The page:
Pierre Schaeffer  

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Pierre Henri Marie Schaeffer (August 14, 1910August 19, 1995) was a French composer, noted as the inventor of musique concrète and author of Étude aux chemins de fer (1948).

The term musique concrète is often misunderstood as referring to simply making music out of "real world" sounds, or sounds other than those made by musical instruments. Rather, it is a wider attempt to allow new ways of musical expression. Traditionally, (classical / serious) music starts as an abstraction, musical notation on paper or other medium, which is then produced into audible music. Musique concrète strives to start at the "concrete" sounds, experiment with them, and abstract them into a musical composition.

The importance of Scaheffer's work with musique concrète is threefold from the contemporary point of view.

  • He developed the concept of including any and all sounds into the musical vocabulary. At first he concentrated on working with sounds other than those produced by traditional musical instruments. Later on, he found it was possible to remove the familiarity of musical instrument sounds and abstract them further by techniques such as removing the attack of the recorded sound.
  • He was among the first to manipulate recorded sound in the way that it could be used in conjunction with other such sounds in the making of a musical piece. This could be thought of as a precursor to contemporary sampling practices.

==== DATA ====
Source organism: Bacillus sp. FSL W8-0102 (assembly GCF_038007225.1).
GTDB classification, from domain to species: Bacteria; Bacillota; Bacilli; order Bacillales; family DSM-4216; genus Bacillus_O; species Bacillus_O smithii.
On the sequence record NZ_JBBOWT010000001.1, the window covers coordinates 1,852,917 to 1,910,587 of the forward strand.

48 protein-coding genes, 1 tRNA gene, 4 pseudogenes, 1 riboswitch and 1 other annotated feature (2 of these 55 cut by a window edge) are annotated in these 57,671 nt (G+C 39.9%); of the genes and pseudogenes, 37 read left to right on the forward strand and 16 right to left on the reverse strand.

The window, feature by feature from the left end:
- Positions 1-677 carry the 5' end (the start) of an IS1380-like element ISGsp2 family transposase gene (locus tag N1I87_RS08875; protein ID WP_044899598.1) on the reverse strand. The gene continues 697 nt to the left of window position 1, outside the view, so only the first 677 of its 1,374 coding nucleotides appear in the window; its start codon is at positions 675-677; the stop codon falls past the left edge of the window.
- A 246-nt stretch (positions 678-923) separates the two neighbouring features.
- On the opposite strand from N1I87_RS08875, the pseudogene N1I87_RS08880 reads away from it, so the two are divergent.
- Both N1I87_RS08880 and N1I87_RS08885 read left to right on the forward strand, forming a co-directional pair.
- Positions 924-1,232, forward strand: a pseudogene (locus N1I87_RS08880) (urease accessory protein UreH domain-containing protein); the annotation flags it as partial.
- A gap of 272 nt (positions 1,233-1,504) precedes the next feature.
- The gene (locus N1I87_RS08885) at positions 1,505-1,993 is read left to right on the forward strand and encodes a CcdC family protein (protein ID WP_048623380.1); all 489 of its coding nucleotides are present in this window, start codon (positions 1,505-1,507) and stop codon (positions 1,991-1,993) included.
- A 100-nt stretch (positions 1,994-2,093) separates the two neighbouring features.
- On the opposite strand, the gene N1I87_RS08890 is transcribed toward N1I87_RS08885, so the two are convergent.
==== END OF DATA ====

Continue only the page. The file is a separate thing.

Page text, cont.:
• Furthermore, he emphasized the importance of play (in his terms, jeu) in the creation of music. Schaeffer's idea of jeu comes from the French verb jouer, which carries the same double meaning as the English verb play: 'to enjoy oneself by interacting with one's surroundings', as well as 'to operate a musical instrument'. This notion is at the core of the concept of musique concrète.

Schaeffer was born in Nancy. His parents were both engineers, and at first it seemed that Pierre would also take this as a career. He studied at the École Polytechnique and after a stint as a telecommunications engineer in Strasbourg from 1934, he found a job in 1936 at Office de Radiodiffusion Télévision Française (ORTF) in Paris. It was there that he began to experiment with recorded sounds, convincing the radio station's management to let him use their equipment. He tried playing sounds backwards, slowing them down, speeding them up and juxtaposing them with other sounds, all techniques which were virtually unknown at that time. His first completed piece as a result of these experiments was the Étude aux chemins de fer (1948) which was made from recordings of trains.

By that time, Schaeffer had founded the Jeune France group, which had interests in theatre and visual art as well as music. In 1942, he co-founded the Studio d'Essai (later known as the Club d'Essai), which played a role in the activities of the French resistance during World War II, and became a centre of musical activity afterwards.